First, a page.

Thursday, September 15, 2011

Art History Day!

Welcome to the first weekly Art History Day post! I'm excited. I'm an artist, and creating is pretty energizing to me. But I'm such a nerd. I enjoy learning and reading and writing, so I was drawn to art history. As soon as I took my first art history classes in college I thought, "hey, this is interesting, and I'm pretty good at it!" From then on, studio had to share me with history. Studio art is so subjective. What is "good" to someone is "bad" to someone else, and vice versa (which is great, don't get me wrong). But there's something about the academic-ness of art history that really excited me. I can ace a test; I can write an impressive paper. Oooo, I like this!

From the time I had the weekly blogging idea, I knew I wanted to include art history. It's an interest of mine, and I think it sets me apart from many other artists. But I didn't know how I would go about doing it.

Then a bunch of friends, who I was set to attend art history grad school with, started talking about "Comps" a lot on Facebook. Comps is the name used for the test at San Jose State (and possibly other institutions) that assesses a student's comprehensive knowledge of western art history.

It shows how much of a dork I am that I was excited to take Comps. I wanted to prove to everyone how much I knew about art history. I didn't care one ounce about writing a thesis, and much of the course work I would have had to do didn't interest me at all, but proving I could do well on a big test . . . bring it on!!

It's pretty obvious I wasn't cut out for grad school. And I'm grateful every day for the turn my life made.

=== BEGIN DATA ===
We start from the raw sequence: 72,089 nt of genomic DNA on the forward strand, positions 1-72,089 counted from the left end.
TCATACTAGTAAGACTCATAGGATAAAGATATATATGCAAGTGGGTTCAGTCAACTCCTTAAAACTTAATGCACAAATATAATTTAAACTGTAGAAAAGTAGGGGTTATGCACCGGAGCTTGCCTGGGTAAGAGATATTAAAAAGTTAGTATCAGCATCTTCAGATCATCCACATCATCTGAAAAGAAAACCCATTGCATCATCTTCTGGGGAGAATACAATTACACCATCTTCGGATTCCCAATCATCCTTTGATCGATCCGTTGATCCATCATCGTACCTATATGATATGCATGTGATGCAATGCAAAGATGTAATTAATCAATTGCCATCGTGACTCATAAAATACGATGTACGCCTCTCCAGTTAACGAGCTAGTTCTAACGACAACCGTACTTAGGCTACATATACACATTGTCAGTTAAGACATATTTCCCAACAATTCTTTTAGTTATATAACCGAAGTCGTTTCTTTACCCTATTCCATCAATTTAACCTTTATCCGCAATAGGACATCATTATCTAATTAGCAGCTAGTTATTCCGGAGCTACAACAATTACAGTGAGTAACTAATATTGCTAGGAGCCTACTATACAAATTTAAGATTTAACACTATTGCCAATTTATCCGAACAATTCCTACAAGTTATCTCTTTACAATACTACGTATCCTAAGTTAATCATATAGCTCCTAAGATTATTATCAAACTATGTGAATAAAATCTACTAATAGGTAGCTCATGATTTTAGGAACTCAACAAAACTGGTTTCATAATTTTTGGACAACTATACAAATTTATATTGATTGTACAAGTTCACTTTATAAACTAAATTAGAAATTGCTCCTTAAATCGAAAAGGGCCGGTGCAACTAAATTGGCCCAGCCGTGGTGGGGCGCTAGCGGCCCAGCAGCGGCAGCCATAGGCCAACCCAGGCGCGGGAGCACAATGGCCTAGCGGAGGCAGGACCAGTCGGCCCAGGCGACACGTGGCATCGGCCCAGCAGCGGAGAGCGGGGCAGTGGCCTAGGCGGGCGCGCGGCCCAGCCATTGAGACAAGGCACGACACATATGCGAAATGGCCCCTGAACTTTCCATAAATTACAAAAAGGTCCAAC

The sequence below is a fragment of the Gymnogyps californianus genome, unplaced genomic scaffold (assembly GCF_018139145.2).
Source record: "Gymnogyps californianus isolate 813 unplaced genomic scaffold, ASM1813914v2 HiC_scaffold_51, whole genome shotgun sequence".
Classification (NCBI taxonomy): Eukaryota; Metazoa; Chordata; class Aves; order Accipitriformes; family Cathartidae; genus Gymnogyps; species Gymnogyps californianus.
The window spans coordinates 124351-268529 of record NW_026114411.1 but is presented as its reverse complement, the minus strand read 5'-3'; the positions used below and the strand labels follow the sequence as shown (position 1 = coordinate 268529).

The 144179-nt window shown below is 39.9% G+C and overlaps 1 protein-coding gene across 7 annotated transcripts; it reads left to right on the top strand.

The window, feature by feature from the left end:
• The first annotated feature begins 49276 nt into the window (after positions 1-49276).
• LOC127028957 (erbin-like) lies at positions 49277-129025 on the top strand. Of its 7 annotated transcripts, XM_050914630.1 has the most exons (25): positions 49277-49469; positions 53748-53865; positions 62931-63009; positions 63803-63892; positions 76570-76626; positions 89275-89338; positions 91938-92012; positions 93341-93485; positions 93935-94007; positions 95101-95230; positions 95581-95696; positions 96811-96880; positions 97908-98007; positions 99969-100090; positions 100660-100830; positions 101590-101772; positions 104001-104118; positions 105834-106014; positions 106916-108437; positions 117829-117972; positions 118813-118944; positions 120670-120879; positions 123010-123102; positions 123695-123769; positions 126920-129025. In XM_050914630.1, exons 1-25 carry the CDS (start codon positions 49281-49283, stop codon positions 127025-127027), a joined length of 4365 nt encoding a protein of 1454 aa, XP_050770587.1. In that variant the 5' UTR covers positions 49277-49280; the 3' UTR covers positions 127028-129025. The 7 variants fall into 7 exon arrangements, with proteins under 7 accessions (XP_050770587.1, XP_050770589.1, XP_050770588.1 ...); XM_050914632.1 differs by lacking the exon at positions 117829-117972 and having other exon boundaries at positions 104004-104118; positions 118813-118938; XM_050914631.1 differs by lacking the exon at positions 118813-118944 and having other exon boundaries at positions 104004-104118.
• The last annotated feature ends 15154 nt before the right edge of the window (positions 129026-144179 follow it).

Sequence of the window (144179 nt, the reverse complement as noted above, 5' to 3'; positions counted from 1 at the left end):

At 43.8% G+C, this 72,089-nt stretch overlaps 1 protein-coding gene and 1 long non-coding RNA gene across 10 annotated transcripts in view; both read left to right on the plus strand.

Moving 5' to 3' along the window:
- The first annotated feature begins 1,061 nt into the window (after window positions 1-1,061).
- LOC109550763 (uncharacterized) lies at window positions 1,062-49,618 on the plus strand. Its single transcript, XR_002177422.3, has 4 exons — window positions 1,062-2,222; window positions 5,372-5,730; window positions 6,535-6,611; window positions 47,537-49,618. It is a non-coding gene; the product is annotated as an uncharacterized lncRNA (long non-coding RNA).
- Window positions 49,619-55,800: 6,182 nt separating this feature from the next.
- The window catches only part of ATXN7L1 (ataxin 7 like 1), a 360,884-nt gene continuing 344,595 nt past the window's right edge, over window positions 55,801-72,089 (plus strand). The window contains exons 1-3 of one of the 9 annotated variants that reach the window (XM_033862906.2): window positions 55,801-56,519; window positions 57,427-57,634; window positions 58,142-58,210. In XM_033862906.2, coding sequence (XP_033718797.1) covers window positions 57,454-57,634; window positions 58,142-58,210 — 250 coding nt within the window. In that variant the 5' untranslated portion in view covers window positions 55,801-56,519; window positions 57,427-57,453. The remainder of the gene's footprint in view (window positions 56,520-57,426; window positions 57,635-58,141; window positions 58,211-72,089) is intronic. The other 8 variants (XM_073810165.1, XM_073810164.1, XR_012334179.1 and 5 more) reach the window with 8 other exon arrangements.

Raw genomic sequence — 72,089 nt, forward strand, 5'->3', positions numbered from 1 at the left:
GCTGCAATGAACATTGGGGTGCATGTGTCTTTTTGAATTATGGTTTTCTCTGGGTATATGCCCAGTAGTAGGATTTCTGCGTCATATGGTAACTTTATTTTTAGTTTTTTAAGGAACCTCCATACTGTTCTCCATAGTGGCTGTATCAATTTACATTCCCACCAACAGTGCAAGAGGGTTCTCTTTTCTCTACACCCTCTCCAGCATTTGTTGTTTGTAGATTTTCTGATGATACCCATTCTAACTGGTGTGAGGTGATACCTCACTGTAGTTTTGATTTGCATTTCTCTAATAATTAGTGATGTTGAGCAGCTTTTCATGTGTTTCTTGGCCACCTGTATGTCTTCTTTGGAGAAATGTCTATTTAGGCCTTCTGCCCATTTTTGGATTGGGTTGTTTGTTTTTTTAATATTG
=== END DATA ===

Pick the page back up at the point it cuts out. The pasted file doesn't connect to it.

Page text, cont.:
But . . . all the Facebook Comps chatter inspired me. Why be jealous of these ladies "getting" to study for and take this big test when I could study for but not have the stress of taking the test?! I could use the studying I wanted to do as inspiration for my blog! Self indulgence + career progress = awesome!

Then I asked my wonderful friend Sarah when/where Comps studying started, and she said "3600 BCE Mesopotamia, Egypt, and Greece." Well, that's all right, but there was art before that!

Also, Comps is all about western art. And although I'm most interested in western art, there may be days I want to jump over to Japan and talk about wood block prints or Turkey and talk about The Blue Mosque. It needs to be pretty loose!

So what will Art History Day be exactly? I'm going to try to go chronologically, unless I'm really inspired by something I've read or watched lately, then I might bounce around a little (for example, I recently watched The Tudors, and if I'd been blogging at the time, I make have done some Holbein research). The chronology is mostly to give me ideas. If I don't have a spark of inspiration before my post, I will keep to the timeline.

And what will I write about? I'm not an art history professor, and I'm no Gardner or Stokstad. I'm going to talk about art as it pertains to my artwork. Or at least how it could influence my work or make me think about my work or art in general in a different way.